Then & Now is a weekly feature brought to you by the Langley Advance Times, in partnership with the LangleyCentennial Museum & Archives.
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LOOKING BACK IN LANGLEY’S HISTORY BOOKS:
Did you know that during this week in Langley history…
Eighty Years Ago
March 16, 1939
• Council decided to press for an inter-municipal, east-west road, suggesting either Sunnyside Road or Wilson Townline Road. Project backers suggested that the necessary construction work, with financial backing from the provincial and federal governments, would help ease unemployment.
• Langley defeated Chilliwack 4-3 in the Royal Standard Cup semi-finals in Abbotsford.
Seventy Years Ago
March 17, 1949
• A delegation of Langley Prairie businessmen threatened to obtain a court injunction if the lane at the rear of their highway shopping area was built with a right-angle turn at the western end. The delegates claimed that their land had been deeded to council with an assurance that the lane would run straight.
• B.C. Electric Co. announced that the closure of its inter-urban service, which was to be replaced with expanded bus lines.
Sixty Years Ago
March 12, 1959
• Fort Langley’s post office opened Thursday morning, March 12.
• Aldergrove Chamber of Commerce wanted blinker lights installed at the corner of Fraser Highway and Otter Road (248th Street). Council also asked for the lights, in the wake of several serious accidents, including three that resulted in the deaths of two pedestrians and a motorist.
Fifty Years Ago
March 13, 1969
• Jail sentences of two months each were handed to criminals who had stolen two packs of cigarettes and a pair of sunglasses from a car parked in Langley.
• Only 12.1 per cent of eligible voters cast ballots in a referendum that approved construction of a college in B.C.’s largest regional college district. Langley’s vote was strongest in favour, with 75.2 per cent yes.
• Fort Langley Junior Secondary started using a new four-unit expansion that was said to be the first open-area classroom at the junior high level in B.C.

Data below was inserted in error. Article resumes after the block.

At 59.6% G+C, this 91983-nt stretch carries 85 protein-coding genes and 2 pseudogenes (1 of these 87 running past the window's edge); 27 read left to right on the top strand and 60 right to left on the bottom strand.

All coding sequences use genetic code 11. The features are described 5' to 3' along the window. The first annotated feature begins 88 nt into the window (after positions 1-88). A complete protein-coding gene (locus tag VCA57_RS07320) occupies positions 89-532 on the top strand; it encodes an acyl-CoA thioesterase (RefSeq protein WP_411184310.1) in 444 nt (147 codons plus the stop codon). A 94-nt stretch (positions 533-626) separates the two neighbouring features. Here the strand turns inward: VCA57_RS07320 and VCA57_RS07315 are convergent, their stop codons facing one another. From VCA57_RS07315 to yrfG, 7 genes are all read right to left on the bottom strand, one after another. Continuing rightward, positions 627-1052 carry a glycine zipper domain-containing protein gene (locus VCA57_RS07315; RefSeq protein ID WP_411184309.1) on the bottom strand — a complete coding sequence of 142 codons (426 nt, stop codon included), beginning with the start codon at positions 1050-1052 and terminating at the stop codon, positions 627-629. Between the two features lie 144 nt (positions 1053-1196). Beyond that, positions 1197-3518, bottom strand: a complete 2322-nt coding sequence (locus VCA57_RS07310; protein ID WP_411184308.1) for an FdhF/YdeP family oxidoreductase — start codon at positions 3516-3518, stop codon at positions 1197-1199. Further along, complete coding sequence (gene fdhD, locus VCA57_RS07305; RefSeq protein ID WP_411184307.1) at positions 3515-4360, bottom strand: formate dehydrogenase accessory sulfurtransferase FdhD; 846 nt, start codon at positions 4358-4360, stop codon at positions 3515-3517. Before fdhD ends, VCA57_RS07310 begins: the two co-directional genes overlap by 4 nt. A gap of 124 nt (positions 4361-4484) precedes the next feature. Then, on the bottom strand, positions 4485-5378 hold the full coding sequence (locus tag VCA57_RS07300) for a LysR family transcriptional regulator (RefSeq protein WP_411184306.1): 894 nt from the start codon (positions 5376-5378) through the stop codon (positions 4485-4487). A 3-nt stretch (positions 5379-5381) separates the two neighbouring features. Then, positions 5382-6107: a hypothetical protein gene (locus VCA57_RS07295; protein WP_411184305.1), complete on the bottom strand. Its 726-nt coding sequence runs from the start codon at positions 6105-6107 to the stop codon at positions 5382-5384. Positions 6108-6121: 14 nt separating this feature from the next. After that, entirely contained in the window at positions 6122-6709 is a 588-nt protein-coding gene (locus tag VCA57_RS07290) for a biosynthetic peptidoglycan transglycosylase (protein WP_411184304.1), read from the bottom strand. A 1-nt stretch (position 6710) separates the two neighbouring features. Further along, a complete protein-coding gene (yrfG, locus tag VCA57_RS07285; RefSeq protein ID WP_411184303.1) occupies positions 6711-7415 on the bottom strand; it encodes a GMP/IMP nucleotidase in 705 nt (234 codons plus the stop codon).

Forty Years Ago
March 14, 1979
• Alderman Art Brooks donated his 100th pint of blood at a Red Cross clinic in Aldergrove.
• Police suspected a connection between a series of fire bombings in Vancouver and a similar attack on the Bank of Nova Scotia in the Highland Mall shopping centre.
• A coroner’s jury was told that golfers at Fort Langley were upset that they weren’t allowed to play through after a replica First World War fighter plane had crashed into the course. The pilot had been killed instantly.
• A three-year-old child drowned in the Nicomekl River near his 207th Street home.
Thirty Years Ago
March 15, 1989
• The Langley schools budget rose $22 million – 34 per cent – over the previous year, to pay for more portable classrooms, special programs, teachers, and less students per classroom.
• The Langley Mustangs Track Club said it would disband if money wasn’t raised to re-surface the Langley Secondary School track.
• Langley MLA Dan Peterson was appointed parliamentary secretary to Regional Development Minister Elwood Veitch.
Twenty Years Ago
March 16, 1999
• Doctors’ plans to close their shut down their offices for a week had Langley Memorial Hospital scrambling in anticipation of a doubled patient load.
• A 200-gallon sodium hypochlorite spill sent eight people to hospital and forced evactuation of a portion of Walnut Grove.
• Township council offered a $1.3-million matching grant to help build a new Langley Community Music School in Langley City.